The holy grail of pain relief?

In a world first, Australian-led researchers have discovered a fungus they believe can mimic opioids but with fewer side effects.

The global search for an opioid alternative has made a leap forward, according to an article in leading scientific journal PNAS, with the discovery in Australia of a fungus that can deliver effective pain relief but has far fewer addictive qualities, thus addressing an opioid epidemic of deaths by overdose.

The Australian Bureau of Statistics (ABS) reports that opioids accounted for just over three deaths per day in 2018. The majority were unintentional overdoses in middle-aged males involving the use of pharmaceutical opioids, it said.

A national strategy to combat addiction includes bans on purchases of over-the-counter codeine, but it seems that where there’s a will there’s a way, with one in 10 people believed to be using illegal opioids or misusing prescription drugs.

YourLifeChoices outlined research earlier in the year that showed older Australians who took antidepressants or opioids were more than twice as likely to suffer falls and hip fractures.

The fungus at the centre of this latest research was taken from an estuary in Tasmania’s pristine Huon Valley.

Analysis revealed a set of uniquely shaped tetrapeptides that mimic endomorphins – natural opioid neurotransmitters central to pain relief.

An international team led by the Universities of Sydney and Queensland developed this into a new opioid type considered a gold standard – but with fewer side effects – and created an effective analgesic for pain relief in the laboratory.

Drug companies have invested billions of dollars in the hunt for such a find, PNAS reports.

A patent application has been filed in Australia and further research, to confirm whether a new drug is in the making, is expected to be finalised within months.

Senior author Professor Macdonald Christie, from the University of Sydney’s faculty of medicine and health, said the findings were on the back of a decades-long search for “a holy grail of potential pain relief”.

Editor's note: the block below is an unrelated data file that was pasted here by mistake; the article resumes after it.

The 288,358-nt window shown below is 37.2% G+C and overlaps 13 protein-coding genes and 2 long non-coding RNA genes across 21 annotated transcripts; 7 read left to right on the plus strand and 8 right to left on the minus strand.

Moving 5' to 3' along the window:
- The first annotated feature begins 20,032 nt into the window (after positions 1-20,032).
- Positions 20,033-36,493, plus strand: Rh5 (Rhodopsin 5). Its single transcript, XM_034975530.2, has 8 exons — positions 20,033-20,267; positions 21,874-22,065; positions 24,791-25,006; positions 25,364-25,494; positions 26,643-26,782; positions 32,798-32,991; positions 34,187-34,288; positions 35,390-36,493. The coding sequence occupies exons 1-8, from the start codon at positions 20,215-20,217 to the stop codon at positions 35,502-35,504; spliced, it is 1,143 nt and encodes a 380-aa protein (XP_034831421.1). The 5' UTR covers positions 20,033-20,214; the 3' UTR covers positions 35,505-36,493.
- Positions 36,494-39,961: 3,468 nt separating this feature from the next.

“The structure we found has never been seen before,” said Prof. Christie, a pharmacologist with the School of Medical Sciences and Associate Dean Research.

From the fungus, the researchers discovered three versions of tetrapeptides, a chain of four amino acids (the molecular building blocks of life) joined by peptide bonds. But it was their curious molecular structure that caught the researchers’ attention.

In some molecules, geometric orientation is referred to as chirality or ‘handedness’. Molecules can be ‘left handed’ or ‘right handed’, mirror images of each other, but the way they are orientated makes a huge difference. In nature, almost all amino acids are ‘left handed’ in shape.

There are exceptions in nature, with molecules twisted in the ‘right hand’ orientation, but this is extremely rare in mammals. The ones that were found in the fungus were twisted in this unusual way.

Prof. Christie explained: “No one had ever pulled anything out of nature, anything more ancient than a vertebrate that seemed to act on opiate receptors – and we found it.”

The sample that prompted the research had been taken from the Tasmanian estuary as part of a program involving Professor Rob Capon, a natural products chemist from the University of Queensland’s Institute for Molecular Bioscience.

Prof. Capon had been part of a program that screened dirt and mud for microbes with biological activity and found the molecule from penicillium fungus isolated from mud next to a boat ramp.

Under the microscope, it looked like the molecules in our body that interact with the opioid receptor.

Prof. Christie said if follow-up testing was successful, as with any drug discovery, it could be a decade before this would result in a new medication available to the public.

Such a development could, however, have a major impact globally.

“If this proves successful and leads to a new medication, it will significantly reduce the risk of death by overdose from opioid medications such as codeine,” Prof. Christie concluded.

Have you had reason to take opioid-based medications? Was the possibility of a potential overdose spelt out to you?

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Written by Janelle Ward

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